There is concern that human immunodeficiency virus (HIV) infection and the use of highly active antiretroviral therapy lead to accelerated atherosclerosis and increased risk of cardiovascular disease. We measured 2 surrogate markers of subclinical atherosclerosis, carotid intima-media thickness (c-IMT) and coronary artery calcium (CAC) scores, in HIV-infected adults.
A cross-sectional analysis of 242 men and 85 women with HIV infection was used. Carotid ultrasonography and coronary computed tomography were performed, and their associations with cardiovascular risk factors were examined.
Among men, the mean (+/- standard deviation [SD]) common c-IMT was 0.62+/-0.2 mm, the mean (+/-SD) internal c-IMT was 0.76+/-0.5 mm, and 136 patients (56.1%) had detectable CAC. Among women, the mean (+/-SD) common c-IMT was 0.59+/-0.2 mm, the mean (+/-SD) internal c-IMT was 0.66+/-0.4 mm, and 40 patients (47.1%) had detectable CAC. Neither the c-IMT nor the CAC score differed by antiretroviral therapy class or individual medications for either sex. For men, age and waist circumference independently predicted common c-IMT; age, systolic blood pressure, and high-sensitivity C-reactive protein level independently predicted internal c-IMT; and age, apolipoprotein B level, and high-sensitivity C-reactive protein level independently predicted CAC score. For women, age and body mass index independently predicted common c-IMT; age independently predicted internal c-IMT; and age and glucose level independently predicted CAC score.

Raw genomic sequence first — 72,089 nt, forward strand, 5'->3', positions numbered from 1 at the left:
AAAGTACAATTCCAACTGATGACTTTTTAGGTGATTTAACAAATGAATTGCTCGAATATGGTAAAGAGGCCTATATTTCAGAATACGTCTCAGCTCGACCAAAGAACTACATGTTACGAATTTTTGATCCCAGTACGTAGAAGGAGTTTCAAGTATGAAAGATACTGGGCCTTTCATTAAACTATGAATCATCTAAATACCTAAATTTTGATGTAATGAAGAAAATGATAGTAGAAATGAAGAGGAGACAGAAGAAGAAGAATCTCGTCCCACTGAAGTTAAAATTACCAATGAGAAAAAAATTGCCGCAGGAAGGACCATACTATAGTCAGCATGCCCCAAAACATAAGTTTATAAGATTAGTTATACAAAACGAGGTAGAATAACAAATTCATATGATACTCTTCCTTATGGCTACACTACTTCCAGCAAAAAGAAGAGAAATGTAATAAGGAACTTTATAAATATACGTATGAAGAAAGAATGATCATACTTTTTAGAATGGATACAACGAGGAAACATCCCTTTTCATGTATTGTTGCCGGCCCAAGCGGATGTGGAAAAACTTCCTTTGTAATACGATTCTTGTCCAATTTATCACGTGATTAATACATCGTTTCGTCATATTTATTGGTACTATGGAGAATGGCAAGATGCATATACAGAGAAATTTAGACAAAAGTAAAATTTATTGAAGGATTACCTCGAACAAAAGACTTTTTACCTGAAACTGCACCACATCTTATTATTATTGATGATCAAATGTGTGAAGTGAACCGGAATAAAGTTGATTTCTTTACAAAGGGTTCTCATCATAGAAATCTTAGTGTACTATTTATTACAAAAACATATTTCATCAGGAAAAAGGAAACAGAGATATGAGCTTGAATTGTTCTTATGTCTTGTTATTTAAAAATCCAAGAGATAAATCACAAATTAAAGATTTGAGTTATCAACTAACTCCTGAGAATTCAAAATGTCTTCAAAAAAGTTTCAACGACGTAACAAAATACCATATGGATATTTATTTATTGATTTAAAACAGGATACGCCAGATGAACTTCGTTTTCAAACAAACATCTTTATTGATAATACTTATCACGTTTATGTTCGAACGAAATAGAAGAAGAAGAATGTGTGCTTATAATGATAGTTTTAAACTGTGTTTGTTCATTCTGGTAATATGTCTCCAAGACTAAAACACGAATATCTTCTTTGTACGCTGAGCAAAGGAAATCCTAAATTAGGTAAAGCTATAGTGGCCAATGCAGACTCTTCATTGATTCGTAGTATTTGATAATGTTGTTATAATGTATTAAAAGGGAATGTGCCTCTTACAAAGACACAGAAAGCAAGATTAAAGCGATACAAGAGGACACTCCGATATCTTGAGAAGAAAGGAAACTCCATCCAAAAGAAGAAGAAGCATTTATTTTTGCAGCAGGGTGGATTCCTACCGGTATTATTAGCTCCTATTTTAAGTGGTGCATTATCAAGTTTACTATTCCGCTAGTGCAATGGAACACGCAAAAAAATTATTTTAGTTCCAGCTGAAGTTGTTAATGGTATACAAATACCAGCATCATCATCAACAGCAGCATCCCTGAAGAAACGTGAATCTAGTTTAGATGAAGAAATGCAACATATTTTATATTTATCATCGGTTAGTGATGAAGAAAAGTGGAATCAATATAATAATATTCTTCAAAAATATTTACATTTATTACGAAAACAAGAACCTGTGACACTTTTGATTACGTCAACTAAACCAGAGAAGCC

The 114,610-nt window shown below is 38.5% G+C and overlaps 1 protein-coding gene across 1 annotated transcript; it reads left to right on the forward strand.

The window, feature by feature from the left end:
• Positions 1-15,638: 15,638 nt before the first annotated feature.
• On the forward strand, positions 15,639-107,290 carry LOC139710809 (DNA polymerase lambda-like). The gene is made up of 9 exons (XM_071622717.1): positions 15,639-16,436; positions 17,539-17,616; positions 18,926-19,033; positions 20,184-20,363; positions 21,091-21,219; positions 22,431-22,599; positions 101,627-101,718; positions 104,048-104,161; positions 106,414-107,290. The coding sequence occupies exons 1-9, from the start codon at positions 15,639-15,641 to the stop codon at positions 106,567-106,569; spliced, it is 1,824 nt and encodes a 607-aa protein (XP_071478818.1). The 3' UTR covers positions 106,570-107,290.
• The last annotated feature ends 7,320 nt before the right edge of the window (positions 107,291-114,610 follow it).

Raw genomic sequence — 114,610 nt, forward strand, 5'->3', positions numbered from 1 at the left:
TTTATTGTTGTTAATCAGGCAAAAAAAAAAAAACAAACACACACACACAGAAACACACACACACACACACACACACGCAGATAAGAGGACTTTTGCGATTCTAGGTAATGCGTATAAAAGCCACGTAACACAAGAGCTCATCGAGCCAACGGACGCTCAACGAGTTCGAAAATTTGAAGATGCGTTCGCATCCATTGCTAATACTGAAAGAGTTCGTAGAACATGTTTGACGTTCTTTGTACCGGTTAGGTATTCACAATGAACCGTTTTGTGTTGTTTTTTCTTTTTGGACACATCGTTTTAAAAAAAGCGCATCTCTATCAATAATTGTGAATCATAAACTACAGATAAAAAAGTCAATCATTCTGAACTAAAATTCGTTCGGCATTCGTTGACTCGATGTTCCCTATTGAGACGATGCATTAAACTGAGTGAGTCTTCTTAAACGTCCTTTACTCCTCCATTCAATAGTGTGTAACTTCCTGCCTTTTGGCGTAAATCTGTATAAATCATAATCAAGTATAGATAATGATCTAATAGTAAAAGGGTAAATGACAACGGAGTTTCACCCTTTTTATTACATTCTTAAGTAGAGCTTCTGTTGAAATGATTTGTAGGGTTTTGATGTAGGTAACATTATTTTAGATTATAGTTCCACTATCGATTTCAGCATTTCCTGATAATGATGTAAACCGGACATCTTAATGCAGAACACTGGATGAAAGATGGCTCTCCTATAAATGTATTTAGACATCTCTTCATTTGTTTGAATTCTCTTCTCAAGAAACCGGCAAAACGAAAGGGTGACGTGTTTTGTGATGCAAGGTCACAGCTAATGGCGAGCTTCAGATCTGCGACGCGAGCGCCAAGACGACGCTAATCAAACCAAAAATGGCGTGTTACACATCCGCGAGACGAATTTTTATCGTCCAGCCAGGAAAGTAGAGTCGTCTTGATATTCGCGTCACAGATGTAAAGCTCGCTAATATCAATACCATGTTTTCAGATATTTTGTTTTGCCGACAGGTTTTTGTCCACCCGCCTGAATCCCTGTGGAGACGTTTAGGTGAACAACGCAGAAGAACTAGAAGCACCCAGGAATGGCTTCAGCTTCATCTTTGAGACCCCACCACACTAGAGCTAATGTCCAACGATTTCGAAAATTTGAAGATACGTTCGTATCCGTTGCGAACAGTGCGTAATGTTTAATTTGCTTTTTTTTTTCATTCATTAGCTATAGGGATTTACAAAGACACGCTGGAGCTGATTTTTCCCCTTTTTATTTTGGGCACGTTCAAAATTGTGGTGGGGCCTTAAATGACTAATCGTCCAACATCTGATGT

Our participants had more abnormal surrogate markers than expected at a relatively young age, but those were not associated with use of highly active antiretroviral therapy or protease inhibitors. At present, the positive associations were primarily with traditional and novel cardiovascular risk factors. Some HIV-specific (not treatment-specific) factors were observed; they may become more evident with prolonged HIV infection and treatment.